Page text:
Home / / US lawmaker makes 10-hour speech opposing renewal of bulk data-collection

US lawmaker makes 10-hour speech opposing renewal of bulk data-collection

Presidential hopeful Rand Paul receives support from both sides of political divide

Paul: We shouldn't be so fearful that we're willing to relinquish our rights without a spirited debate.
Paul: We shouldn't be so fearful that we're willing to relinquish our rights without a spirited debate.

A US senator spoke for almost 10 hours yesterday in opposition of spy agencies' controversial mass collection of private phone data, Reuters reported.

Kentucky Republican Rand Paul, who is running for his party's presidential nomination, gave his speech during a Senate debate on renewal of legislation that allowed organisations such as the National Security Agency to gather huge troves of meta data. As Paul's 10-and-a-half-hour talk progressed, he was joined by other lawmakers, including another Republican presidential hopeful Ted Cruz, and Democrat Ron Wyden.

"We shouldn't be so fearful that we're willing to relinquish our rights without a spirited debate," Paul said.

The news comes within hours of Apple co-founder Steve Wozniak referring to former NSA contractor Edward Snowden as "a hero". Snowden turned whistleblower in 2013 when he passed classified documents to reporters about NSA activity. He has long defended his decision by insisting that the surveillance was unconstitutional.

In December 2013, Federal Judge Richard Leon declared the NSA's mass collection of meta-data to be in violation of the US Constitution's fourth amendment, which gives protection against unreasonable search and seizure. Leon used the phrase "almost Orwellian" to describe the spy agency's activities and suggested James Madison, the fourth US president and the Constitution's principle author, would be "aghast" at the covert surveillance.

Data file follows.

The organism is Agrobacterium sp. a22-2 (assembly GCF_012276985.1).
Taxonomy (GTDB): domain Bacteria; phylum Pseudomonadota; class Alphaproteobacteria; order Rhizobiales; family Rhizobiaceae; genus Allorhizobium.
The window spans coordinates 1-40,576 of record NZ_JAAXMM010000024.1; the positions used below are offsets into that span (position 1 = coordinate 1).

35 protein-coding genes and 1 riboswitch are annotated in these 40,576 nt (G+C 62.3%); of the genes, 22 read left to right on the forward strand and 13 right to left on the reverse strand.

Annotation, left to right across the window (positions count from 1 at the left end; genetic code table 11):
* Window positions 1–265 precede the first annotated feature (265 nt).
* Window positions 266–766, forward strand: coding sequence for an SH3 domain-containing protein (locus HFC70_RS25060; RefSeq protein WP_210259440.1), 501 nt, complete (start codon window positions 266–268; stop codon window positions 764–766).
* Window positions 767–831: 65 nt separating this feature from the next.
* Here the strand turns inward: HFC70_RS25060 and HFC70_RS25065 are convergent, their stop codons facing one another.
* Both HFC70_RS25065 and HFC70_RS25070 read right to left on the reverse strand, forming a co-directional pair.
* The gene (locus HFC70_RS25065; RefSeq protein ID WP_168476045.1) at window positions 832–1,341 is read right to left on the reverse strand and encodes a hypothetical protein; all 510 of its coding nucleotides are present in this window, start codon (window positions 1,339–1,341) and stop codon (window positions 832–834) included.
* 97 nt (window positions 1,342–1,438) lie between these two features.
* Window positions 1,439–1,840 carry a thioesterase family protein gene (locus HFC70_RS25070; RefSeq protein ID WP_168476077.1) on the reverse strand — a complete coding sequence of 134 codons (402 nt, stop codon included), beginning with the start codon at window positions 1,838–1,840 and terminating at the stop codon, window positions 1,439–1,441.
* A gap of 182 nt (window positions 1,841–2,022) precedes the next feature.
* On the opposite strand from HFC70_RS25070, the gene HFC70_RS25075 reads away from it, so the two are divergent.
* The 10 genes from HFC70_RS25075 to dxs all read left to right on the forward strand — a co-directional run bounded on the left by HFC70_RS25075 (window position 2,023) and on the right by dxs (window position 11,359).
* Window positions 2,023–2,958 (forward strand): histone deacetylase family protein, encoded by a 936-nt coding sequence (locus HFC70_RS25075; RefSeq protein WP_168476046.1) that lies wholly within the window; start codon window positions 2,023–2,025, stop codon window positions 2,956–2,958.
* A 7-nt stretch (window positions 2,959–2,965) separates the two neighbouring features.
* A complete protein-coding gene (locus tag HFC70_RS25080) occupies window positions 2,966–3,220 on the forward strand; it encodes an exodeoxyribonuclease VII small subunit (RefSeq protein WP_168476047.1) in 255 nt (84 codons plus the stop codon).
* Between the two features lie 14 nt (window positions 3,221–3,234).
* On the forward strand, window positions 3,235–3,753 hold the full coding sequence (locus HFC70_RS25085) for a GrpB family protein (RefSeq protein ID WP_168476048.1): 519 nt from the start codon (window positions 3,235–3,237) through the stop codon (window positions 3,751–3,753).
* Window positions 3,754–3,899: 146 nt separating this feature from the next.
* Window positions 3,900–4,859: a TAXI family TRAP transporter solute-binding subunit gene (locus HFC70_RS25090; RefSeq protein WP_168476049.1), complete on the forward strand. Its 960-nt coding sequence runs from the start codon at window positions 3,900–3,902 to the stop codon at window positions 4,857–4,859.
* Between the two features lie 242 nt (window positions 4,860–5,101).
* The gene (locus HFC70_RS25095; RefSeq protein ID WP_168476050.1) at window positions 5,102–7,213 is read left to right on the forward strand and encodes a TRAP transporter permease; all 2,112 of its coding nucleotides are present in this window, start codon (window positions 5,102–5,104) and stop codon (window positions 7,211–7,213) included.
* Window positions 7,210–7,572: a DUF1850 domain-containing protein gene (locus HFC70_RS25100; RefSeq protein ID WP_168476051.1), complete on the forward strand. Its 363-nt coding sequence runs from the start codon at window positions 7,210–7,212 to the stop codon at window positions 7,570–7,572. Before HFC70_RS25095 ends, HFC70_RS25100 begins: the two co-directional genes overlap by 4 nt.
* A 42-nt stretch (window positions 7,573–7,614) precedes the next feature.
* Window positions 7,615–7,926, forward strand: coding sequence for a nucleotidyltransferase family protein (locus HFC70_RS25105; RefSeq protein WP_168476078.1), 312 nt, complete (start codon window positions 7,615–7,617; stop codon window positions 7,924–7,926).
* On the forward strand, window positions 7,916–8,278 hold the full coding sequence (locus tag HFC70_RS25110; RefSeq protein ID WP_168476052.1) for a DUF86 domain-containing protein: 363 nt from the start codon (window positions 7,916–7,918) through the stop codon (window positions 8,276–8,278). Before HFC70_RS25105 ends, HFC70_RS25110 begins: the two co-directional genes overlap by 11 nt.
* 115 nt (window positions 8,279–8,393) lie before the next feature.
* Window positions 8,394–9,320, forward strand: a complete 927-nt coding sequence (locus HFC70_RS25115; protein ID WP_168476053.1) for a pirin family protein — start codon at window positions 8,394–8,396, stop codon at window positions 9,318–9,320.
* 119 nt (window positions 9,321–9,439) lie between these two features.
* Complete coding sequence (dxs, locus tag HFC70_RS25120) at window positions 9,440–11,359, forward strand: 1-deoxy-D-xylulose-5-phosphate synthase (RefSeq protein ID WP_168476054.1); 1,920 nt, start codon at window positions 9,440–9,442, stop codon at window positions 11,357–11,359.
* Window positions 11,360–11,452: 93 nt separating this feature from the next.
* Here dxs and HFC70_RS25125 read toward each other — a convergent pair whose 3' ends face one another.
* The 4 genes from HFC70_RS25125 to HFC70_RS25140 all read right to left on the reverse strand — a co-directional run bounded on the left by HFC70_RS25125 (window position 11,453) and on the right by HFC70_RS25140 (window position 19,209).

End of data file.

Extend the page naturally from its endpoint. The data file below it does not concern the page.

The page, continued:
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Snowden welcomed the 2013 decision. "I acted on my belief that the NSA's mass surveillance programmes would not withstand a constitutional challenge, and that the American public deserved a chance to see these issues determined by open courts," he said at the time, in a statement given through Glenn Greenwald, a former Guardian journalist to whom Snowden gave sensitive documents.

"Today, a secret programme authorised by a secret court was, when exposed to the light of day, found to violate Americans' rights. It is the first of many."

Earlier this month, the New York Times reported that a federal court found Section 215 of the US Patriot Act, which authorised the mass surveillance programmes, to be insufficient grounds for justifying the NSA's collection of domestic communications data.

"[He's a] total hero to me," Wozniak told ITP.net yesterday during an interview at the Gartner Symposium in Dubai. "Total hero. Not necessarily [for] what he exposed, but the fact that he internally came from his own heart, his own belief in the United States Constitution, what democracy and freedom was about, and now a federal judge has said that NSA data collection was unconstitutional."

The US Congress has until Friday - when the law-making body goes into recess - to renew or amend the relevant clauses in the Patriot act, or the data-collection powers will lapse.

The House of Representatives voted 338 to 88 last week to approve the USA Freedom Act, which replaces bulk-collection with targeted retrieval. President Barack Obama is thought to be willing to sign the measure into law, but it would still need approval in the Senate, where Majority Leader Mitch McConnell has declared support for renewing the Patriot Act without amendment, calling it essential to the safety of Americans.

Paul and Wyden have pledged to block even a short-term extension of the programme.